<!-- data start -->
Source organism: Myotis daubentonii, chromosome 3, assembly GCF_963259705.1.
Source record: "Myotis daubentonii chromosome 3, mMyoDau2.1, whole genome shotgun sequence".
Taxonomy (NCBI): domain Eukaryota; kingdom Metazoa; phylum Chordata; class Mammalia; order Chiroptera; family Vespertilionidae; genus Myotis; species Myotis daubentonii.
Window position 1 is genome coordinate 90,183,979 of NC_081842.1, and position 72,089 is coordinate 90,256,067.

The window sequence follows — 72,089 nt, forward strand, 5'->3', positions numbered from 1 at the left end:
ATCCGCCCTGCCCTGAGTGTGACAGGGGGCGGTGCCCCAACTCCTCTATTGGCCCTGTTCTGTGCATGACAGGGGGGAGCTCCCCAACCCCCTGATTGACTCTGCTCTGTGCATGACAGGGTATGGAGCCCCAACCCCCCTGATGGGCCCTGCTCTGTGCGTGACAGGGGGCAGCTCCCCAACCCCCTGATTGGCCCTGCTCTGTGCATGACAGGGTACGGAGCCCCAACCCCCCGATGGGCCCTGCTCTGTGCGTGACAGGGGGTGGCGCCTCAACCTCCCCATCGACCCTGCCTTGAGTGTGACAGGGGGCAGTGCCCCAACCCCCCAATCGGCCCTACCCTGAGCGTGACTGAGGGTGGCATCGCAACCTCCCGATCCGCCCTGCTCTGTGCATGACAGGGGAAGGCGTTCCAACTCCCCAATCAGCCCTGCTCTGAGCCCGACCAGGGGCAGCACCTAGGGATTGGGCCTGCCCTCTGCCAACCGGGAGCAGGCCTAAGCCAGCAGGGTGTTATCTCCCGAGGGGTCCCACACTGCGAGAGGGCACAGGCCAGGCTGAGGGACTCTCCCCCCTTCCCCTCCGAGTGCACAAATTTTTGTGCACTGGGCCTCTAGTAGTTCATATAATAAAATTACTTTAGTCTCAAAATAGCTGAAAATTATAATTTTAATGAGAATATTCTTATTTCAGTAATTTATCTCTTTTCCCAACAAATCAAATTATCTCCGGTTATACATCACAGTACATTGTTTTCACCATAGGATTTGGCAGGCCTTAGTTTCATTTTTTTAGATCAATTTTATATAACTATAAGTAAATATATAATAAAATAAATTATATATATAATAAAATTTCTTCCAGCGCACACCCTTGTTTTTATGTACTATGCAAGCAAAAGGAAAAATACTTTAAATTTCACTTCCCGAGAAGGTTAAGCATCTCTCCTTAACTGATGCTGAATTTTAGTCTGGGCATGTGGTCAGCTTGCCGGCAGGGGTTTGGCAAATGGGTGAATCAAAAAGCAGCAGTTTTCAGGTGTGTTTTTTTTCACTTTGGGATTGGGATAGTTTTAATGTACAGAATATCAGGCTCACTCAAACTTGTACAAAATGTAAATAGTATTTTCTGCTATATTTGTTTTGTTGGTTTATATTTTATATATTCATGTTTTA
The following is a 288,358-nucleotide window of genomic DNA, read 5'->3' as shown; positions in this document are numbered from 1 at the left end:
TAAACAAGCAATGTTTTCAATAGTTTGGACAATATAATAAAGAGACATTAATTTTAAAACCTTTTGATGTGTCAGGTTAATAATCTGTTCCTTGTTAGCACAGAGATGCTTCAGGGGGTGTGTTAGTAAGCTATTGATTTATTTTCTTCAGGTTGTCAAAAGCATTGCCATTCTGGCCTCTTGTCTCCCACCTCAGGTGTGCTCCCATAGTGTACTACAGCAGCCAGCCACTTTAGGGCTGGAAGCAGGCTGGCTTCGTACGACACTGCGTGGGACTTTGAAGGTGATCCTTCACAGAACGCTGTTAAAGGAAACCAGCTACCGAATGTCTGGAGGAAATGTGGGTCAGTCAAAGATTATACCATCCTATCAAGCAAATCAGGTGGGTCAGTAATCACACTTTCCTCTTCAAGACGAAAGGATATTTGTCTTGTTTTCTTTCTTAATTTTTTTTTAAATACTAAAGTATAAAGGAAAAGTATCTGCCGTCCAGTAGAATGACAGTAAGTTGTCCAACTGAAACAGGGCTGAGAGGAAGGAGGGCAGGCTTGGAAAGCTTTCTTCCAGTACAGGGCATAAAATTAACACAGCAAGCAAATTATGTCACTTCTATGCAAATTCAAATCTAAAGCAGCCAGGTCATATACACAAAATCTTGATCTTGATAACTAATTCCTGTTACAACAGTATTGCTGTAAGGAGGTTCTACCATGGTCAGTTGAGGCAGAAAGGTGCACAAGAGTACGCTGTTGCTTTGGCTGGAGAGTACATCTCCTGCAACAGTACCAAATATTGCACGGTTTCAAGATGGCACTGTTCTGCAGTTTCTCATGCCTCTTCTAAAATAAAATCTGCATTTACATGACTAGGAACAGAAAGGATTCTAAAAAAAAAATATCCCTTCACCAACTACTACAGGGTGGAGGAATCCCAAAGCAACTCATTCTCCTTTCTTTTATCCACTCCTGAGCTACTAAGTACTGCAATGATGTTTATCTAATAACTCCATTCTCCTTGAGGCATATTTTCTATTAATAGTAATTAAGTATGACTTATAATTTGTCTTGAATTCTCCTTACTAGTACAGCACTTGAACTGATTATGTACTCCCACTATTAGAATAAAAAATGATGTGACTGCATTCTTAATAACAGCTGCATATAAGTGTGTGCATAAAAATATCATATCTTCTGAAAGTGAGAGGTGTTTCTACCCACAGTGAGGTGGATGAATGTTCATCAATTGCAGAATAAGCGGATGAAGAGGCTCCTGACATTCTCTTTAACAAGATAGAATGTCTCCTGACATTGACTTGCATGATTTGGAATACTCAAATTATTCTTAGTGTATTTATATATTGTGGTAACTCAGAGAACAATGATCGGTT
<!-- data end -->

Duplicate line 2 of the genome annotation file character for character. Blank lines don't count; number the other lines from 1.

Source record: "Myotis daubentonii chromosome 3, mMyoDau2.1, whole genome shotgun sequence".